Colin Edwards Will Retire from Racing after 2014 Season

Announcing his decision during the pre-event press conference for the Red Bull Grand Prix of the Americas, Colin Edwards told the assembled press that 2014 would be the Texan’s last season racing a motorcycle. Citing a lack of improvement on his performance in pre-season testing and at the Qatar GP, Edwards decision perhaps answers the lingering question in the paddock of when the American rider would hang-up his spurs after an illustrious career in AMA, WSBK and MotoGP. Talking about his inability to come to terms with the Forward Yamaha, which Aleix Espargaro was able to take to the front of the pack in Qatar, Edwards was at a loss when it came to understanding the Open Class machine and his lack of results.

MSF Updates Its Basic RiderCourse Curriculum

It is no surprise that statistics from the NHTSA show that motorcycle accidents and injuries are on the rise. According to the 2012 Motor Vehicle Crash report published by the NHTSA, motorcycle fatalities for that year rose to 4,957, up seven percent from 2011, while injuries increased 15% to 93,000. While the NHTSA statistics are misleading because the motorcycle category includes mopeds, scooters, three-wheelers, pocket bikes, mini bikes, and off-road vehicles, new riders need every advantage they can afford. The Motorcycle Safety Foundation has taken notice of these statistics and has revised the curriculum for its Basic RiderCourse to include a new Basic eCourse, which students will take prior to in-person instruction.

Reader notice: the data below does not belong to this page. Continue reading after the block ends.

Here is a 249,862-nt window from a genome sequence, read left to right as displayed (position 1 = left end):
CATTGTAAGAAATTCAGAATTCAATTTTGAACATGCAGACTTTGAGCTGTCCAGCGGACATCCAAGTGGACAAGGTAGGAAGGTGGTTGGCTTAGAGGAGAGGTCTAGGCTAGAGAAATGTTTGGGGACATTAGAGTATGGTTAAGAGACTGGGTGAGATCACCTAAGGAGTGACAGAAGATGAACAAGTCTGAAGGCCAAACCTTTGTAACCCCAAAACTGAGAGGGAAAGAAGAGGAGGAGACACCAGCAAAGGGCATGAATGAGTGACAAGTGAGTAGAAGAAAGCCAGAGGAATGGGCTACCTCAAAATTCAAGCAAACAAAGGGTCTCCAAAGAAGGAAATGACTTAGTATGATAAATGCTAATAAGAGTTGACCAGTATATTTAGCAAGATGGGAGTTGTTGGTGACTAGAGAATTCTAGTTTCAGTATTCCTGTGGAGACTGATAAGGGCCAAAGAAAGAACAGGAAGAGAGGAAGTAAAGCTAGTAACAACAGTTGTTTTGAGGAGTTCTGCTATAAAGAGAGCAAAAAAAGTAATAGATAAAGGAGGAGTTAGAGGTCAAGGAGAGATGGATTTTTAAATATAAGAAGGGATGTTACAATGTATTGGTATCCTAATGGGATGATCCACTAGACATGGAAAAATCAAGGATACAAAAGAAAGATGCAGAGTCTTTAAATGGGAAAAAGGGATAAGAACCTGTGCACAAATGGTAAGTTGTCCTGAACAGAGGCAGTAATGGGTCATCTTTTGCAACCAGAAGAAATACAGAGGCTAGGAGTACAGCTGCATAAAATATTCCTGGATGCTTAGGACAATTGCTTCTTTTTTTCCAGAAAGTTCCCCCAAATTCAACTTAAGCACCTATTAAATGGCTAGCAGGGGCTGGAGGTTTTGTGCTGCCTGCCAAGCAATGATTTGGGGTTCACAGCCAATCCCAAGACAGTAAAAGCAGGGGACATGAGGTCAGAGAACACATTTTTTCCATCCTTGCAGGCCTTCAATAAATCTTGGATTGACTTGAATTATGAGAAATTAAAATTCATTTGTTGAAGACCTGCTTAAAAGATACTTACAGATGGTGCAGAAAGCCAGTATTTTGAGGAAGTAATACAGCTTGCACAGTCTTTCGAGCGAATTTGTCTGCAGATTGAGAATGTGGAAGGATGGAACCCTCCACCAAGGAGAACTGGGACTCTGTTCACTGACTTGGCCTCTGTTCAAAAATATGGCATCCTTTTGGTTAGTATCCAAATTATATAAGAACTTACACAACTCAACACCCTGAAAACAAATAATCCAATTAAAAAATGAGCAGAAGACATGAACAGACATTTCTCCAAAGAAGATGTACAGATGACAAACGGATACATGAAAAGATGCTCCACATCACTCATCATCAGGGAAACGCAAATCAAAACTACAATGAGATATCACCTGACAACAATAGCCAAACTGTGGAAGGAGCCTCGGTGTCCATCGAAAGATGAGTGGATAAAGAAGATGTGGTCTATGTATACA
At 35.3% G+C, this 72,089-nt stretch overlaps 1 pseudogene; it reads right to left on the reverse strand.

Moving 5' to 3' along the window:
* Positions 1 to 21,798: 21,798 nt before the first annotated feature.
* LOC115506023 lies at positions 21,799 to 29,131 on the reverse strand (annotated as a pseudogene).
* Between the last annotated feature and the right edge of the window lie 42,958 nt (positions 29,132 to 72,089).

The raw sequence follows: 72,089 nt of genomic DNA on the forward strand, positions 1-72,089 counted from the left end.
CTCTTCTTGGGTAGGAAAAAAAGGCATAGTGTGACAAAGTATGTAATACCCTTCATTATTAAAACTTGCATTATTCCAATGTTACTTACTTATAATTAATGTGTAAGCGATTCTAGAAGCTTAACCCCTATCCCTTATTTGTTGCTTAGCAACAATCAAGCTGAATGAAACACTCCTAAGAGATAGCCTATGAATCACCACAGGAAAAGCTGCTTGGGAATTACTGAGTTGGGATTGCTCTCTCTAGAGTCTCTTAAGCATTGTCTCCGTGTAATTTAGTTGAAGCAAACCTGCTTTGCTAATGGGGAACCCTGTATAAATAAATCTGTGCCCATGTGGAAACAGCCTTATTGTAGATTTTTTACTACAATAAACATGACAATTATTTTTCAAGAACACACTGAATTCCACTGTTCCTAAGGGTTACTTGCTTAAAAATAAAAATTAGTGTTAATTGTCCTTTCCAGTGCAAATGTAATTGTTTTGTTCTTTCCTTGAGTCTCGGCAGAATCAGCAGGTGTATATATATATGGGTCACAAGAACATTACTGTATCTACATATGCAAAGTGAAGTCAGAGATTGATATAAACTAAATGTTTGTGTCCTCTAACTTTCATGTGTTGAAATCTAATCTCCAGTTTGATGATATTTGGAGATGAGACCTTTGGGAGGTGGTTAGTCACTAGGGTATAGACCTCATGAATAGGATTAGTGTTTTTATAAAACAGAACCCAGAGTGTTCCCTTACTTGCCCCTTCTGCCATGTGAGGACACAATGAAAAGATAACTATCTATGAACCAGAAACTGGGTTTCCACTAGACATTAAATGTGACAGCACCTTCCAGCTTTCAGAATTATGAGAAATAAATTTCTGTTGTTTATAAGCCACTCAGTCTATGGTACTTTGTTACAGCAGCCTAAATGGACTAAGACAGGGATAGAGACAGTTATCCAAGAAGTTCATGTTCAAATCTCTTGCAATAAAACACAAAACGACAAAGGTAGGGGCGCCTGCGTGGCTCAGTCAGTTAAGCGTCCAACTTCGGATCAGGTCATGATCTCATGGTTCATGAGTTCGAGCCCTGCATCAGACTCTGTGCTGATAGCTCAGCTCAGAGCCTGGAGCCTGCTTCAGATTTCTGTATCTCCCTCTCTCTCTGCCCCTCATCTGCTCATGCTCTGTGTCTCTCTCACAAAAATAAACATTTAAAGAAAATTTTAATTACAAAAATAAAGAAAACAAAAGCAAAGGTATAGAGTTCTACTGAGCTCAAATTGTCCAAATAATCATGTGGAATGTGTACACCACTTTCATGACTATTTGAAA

Yamaha Trademarks “R1S” & “R1M” at USPTO – “YZF-R1M” Trademarked Abroad – But Why?

Are new Yamaha YZF-R1 models coming down the pipe? That’s the question being asked after trademark filings in the US and abroad tipped off Yamaha Motor’s intention to use “R1S”, “R1M”, and “YZF-R1M” for motorcycle, scooter, and three-wheeled purposes. The filings are being taken as hints towards a possible multiple trim levels of the Yamaha YZF-R1 superbike, with the “S” and “M” designations being different spec machines than the current base model. The “S” nomenclature is a popular one in the two and four-wheeled world, though “M” would certainly be a novel designation, outside of say…BMW.

Bell & COTA Create Texas-Themed Limited-Edition Helmet

Continuing its theme of making limited-edition helmets for premier-class US rounds, Bell Helmets has teamed up with the Circuit of the Americas and Chris Wood, of Airtrix, to create a Texas-themed Bell Star Carbon helmet, just in time for COTA’s MotoGP race next weekend. Available only until April 13th, the Bell/COTA helmet features a red, white, and blue flag motif on the front, with both the American and State of Texas flags visible, which then wrap around the rear to merge with a hardwood design, reminiscent of the floorboards in a Western saloon. The helmet is also crowned with a Longhorn cattle skull, which adds to the Texan motif. The specially designed helmet also features a horseshoe, the COTA logo, and the 2014 Red Bull MotoGP of The Americas logo.

Aprilia Mounting a Return to MotoGP in 2016

Towards the end of the 800cc era, MotoGP looked to be in dire condition. Grids were dwindling, factories were reducing their participation, and teams were in difficult financial straits indeed. By the end of 2011, there were just 17 full time entries, Suzuki was down to a single rider, and were about to pull out entirely for 2012. How different the situation looks today. In a recent interview with the official MotoGP.com website, Aprilia Corse’s new boss Romano Albesiano gave a brief outline of their plans. The Italian factory will continue to work with the IODA Racing team for 2014 to collect data on the electronics and tires, which they will use as input on an entirely new project being worked on for 2016.